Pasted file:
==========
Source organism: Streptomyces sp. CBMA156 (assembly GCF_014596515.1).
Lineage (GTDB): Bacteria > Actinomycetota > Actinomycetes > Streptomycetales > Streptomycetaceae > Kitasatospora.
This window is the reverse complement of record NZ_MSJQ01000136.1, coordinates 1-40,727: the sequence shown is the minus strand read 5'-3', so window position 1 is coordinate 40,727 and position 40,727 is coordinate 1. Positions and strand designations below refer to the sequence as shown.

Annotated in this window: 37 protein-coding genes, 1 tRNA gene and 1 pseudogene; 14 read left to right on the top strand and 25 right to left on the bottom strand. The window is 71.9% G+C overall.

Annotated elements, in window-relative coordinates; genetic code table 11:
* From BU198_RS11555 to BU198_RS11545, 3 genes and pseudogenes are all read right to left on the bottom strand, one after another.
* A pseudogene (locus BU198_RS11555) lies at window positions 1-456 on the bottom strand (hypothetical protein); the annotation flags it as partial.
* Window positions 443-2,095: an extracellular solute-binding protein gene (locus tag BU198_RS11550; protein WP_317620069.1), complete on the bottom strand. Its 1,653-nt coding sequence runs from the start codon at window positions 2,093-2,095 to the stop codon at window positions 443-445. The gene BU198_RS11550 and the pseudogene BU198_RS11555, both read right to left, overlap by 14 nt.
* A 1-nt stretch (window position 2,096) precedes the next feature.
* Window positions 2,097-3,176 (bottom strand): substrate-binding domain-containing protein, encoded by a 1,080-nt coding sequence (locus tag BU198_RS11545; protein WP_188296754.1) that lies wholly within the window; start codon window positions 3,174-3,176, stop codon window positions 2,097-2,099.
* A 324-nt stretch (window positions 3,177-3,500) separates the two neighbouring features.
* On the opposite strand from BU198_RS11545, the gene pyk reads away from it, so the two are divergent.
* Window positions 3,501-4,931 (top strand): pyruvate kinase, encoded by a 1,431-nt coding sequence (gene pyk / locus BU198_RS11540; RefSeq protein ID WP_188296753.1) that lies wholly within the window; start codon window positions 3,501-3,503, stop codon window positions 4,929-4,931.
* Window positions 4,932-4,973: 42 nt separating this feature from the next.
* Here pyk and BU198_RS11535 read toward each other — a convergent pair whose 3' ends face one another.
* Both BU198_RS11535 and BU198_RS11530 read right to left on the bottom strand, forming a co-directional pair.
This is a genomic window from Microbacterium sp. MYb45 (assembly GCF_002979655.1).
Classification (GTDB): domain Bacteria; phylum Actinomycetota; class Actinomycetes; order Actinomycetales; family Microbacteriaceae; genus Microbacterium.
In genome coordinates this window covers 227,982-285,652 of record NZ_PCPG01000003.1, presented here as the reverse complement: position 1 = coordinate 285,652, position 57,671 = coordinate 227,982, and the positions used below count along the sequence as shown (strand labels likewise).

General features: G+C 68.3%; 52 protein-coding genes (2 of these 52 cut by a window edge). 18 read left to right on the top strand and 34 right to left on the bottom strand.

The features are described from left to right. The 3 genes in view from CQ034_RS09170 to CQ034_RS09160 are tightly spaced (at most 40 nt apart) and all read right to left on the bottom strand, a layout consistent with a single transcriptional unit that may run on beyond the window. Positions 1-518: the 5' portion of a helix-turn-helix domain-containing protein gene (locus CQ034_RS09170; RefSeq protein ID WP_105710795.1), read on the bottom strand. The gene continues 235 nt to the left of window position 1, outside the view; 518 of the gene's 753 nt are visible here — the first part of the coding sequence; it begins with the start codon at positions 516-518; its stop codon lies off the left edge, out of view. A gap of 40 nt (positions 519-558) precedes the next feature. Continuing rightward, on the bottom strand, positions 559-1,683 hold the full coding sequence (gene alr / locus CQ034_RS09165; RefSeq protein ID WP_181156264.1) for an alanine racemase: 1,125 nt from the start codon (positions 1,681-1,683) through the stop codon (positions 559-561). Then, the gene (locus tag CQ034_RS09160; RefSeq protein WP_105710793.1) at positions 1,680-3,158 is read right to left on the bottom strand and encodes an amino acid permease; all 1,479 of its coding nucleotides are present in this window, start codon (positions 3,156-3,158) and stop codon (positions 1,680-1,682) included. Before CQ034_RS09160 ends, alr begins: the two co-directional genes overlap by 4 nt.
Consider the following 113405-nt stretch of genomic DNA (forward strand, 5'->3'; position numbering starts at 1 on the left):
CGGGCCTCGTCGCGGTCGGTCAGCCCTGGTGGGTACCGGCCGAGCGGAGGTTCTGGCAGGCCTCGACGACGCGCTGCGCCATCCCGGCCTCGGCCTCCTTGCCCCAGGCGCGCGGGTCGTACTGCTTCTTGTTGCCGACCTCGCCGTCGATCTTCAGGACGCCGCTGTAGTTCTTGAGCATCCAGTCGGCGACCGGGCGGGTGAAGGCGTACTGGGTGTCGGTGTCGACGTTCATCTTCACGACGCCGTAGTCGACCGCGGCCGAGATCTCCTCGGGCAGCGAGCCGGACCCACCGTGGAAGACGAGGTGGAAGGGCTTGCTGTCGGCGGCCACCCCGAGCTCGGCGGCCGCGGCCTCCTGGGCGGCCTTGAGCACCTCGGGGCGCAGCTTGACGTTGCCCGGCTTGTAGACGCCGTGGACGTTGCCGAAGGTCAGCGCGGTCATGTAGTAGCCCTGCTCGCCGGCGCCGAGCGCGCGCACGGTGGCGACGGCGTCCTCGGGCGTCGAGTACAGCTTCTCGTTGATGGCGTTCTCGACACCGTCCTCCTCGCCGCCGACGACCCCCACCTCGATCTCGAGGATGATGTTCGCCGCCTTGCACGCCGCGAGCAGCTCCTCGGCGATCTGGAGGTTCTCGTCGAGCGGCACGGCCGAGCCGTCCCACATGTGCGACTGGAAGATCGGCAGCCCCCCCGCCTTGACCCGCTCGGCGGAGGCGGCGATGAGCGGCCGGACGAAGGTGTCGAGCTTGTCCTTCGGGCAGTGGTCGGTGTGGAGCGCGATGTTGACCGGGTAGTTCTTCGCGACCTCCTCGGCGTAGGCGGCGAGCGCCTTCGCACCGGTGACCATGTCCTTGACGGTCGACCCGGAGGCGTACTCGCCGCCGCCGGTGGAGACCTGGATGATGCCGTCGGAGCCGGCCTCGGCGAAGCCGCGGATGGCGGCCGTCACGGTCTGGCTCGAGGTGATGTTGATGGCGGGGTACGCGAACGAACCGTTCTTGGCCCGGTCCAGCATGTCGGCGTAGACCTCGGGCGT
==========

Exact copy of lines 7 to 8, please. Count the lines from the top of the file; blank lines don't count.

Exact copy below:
* A pseudogene (locus BU198_RS11555) lies at window positions 1-456 on the bottom strand (hypothetical protein); the annotation flags it as partial.
* Window positions 443-2,095: an extracellular solute-binding protein gene (locus tag BU198_RS11550; protein WP_317620069.1), complete on the bottom strand. Its 1,653-nt coding sequence runs from the start codon at window positions 2,093-2,095 to the stop codon at window positions 443-445. The gene BU198_RS11550 and the pseudogene BU198_RS11555, both read right to left, overlap by 14 nt.